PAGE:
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Ed Said - Are our roads really that bad?


dadWe seem prepared, at times, to portray ourselves as the lame duck in the world of motoring, proclaiming we have the worst roads in the western world and the worst drivers. This is apparently based on statistical evidence according to population which shows an abnormal or at least an unsat-isfactory number of ‘road deaths’ that oc-cur annually – and there I have a problem. Why are these not called ‘traffic deaths’? In no accident I have ever read about has the road ever moved in any way as to cause an ‘accident’. And there I have another problem. Accidents don’t just happen, they are caused, either by speed, alcohol or driver inattention or a partial combination of each or all three.

A very rare (fortunately) occurrence for Mangawhai was the death of a husband, father and provider on Queen’s Birthday weekend. At the scene in the wee small hours of the morning, Snr Sgt Jesse Mowatt from Waitemata said he believed speed and alcohol were contributing fac-tors. That’s simply speed and alcohol doing what they do best. The tragedy is the trau-ma that besets those left behind.

Two recent instances of cars doing a U-turn into the path of, on both occasions, logging trucks can in no way be attributed to the state of the road. A head-on crash at Tauranga in May killed three members of the one family. A resident close to the crash site said the piece of road was notorious for ‘accidents’. What is notorious is the drivers who are desperate to pass slower traffic be-fore they reach the end of a passing lane, a jam occurs, maybe a little indecision and two cars meet head-on. No fault of the road. The warnings are everywhere – drive to the conditions. The tragedy is the innocent par-ties drawn into these situations.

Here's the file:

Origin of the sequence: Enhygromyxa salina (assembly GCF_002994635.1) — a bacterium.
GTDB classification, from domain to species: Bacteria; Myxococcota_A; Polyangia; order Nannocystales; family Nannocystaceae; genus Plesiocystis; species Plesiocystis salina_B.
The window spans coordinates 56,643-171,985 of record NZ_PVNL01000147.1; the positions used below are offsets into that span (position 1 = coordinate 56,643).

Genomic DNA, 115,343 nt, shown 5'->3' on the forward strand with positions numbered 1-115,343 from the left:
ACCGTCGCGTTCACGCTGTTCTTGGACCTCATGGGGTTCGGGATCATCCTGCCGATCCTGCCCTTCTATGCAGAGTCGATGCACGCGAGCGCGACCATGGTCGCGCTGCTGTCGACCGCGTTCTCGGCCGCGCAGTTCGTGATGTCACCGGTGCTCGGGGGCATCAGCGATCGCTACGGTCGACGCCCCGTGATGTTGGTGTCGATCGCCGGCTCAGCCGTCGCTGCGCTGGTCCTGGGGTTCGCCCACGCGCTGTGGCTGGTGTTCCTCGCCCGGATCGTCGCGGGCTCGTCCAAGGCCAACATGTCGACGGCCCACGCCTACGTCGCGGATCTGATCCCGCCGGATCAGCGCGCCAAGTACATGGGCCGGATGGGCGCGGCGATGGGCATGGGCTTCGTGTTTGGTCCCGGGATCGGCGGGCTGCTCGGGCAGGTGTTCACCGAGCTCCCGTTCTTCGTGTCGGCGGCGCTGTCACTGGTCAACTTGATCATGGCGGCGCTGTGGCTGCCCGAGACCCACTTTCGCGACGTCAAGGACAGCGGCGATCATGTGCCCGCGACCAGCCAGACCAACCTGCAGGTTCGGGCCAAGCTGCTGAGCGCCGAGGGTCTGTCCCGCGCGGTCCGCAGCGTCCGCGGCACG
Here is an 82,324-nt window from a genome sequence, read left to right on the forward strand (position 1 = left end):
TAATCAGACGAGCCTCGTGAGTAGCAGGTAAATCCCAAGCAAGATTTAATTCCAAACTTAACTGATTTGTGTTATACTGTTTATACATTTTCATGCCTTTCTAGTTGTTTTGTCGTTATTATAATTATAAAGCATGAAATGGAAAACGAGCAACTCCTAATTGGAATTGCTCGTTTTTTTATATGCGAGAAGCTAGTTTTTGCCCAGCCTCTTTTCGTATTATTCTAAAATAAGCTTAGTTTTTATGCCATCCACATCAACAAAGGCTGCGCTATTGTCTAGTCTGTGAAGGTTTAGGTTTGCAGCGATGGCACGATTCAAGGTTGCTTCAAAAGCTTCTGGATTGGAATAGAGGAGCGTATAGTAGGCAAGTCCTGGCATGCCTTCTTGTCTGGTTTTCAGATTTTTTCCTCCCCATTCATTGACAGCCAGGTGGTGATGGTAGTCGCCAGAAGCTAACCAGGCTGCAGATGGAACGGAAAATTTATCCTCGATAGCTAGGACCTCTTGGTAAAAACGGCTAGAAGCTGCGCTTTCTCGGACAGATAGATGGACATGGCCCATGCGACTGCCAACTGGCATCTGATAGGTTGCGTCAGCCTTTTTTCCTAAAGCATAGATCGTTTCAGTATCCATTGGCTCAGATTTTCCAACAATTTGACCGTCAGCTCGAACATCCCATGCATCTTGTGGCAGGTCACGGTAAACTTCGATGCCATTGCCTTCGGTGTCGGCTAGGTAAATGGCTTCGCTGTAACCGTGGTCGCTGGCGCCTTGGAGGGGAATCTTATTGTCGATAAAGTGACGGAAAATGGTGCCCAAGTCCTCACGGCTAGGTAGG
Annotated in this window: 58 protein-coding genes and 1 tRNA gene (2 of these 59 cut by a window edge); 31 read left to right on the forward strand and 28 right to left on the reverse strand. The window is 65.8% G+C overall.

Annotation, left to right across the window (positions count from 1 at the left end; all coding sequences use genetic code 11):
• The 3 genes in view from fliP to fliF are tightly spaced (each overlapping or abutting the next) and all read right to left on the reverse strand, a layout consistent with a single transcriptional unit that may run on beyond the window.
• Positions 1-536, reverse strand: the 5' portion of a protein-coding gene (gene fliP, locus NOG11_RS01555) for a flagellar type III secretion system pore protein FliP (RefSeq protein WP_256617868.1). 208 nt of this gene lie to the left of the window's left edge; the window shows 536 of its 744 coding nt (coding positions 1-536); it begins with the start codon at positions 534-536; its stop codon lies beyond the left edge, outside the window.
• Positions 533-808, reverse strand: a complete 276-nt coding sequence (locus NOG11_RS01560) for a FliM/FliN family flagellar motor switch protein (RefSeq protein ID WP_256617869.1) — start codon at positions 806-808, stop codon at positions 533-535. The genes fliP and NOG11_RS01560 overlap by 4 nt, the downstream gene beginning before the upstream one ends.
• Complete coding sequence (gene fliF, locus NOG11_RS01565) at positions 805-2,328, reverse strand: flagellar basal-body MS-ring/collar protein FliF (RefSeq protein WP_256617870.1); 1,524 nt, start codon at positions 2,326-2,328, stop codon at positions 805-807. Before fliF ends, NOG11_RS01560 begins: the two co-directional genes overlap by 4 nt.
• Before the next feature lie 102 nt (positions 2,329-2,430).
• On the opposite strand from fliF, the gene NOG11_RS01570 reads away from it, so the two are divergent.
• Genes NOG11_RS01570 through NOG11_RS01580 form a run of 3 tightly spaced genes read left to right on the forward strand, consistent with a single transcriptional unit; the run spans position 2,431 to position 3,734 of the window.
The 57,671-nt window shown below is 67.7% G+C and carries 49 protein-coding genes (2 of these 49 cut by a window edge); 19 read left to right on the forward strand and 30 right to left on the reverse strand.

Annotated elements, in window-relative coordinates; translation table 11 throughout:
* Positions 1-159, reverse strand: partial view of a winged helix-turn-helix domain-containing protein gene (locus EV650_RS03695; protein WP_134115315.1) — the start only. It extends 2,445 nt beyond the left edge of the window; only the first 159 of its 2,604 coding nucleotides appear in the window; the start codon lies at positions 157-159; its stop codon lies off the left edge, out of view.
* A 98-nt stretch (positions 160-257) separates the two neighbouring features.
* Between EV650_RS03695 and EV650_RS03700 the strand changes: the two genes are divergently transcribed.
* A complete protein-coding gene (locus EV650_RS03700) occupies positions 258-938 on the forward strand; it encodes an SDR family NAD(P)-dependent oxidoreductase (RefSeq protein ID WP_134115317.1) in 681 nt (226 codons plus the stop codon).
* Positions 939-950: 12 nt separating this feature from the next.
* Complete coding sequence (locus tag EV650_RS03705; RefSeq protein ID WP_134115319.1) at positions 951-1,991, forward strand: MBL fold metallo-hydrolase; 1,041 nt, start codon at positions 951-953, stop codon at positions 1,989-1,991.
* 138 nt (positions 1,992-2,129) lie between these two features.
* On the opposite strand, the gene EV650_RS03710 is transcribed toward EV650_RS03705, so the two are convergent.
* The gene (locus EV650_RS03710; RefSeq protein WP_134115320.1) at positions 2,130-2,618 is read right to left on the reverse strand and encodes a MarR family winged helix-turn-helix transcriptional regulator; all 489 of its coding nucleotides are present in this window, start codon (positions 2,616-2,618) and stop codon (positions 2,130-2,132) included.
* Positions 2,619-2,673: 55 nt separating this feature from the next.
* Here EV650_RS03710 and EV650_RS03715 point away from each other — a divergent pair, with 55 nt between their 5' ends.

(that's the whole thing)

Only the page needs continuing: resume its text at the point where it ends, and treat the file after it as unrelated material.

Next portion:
In Southland a young man died days after an ‘accident’. There were five young men in the Toyota Landcruiser, returning from an after-match function. The vehicle left the road in the early hours of the morning. Alcohol and speed were thought to be factors said police. The five were spewed out and none of them were wearing seat belts. But really what it means is the car was driven off the road.

We still allow ourselves a number of distractions: changing CDs, drinking coffee, those who persist in answering their cell phones or texting. A woman in the UK

was last week given a ticket and a hundred pound fine for eating a banana and, according to the officer “not having both hands on the wheel.” She was stopped in gridlocked traffic at the time.

Police are forever telling us that ‘one road death is one too many.’ To get no road deaths, especially on a long weekend is, quite frankly, dreaming and shows a com-plete denial of human nature. The respon-sibility is ours (drivers) and ours alone. How often have you had a car zip past you on leaving Mangawhai heading to Auckland, only to find it in the queue two or three cars ahead at Warkworth?

Our roads, certainly in the north, do not hold up as long as they should with the surfaces even on major roads breaking down within a year, but driving to the conditions is still relevant and means just that. These warning signs are there for a purpose – our safety.

It’s always better to arrive late than be dead on time, a cliché which is nonetheless true.

Something to ponder.


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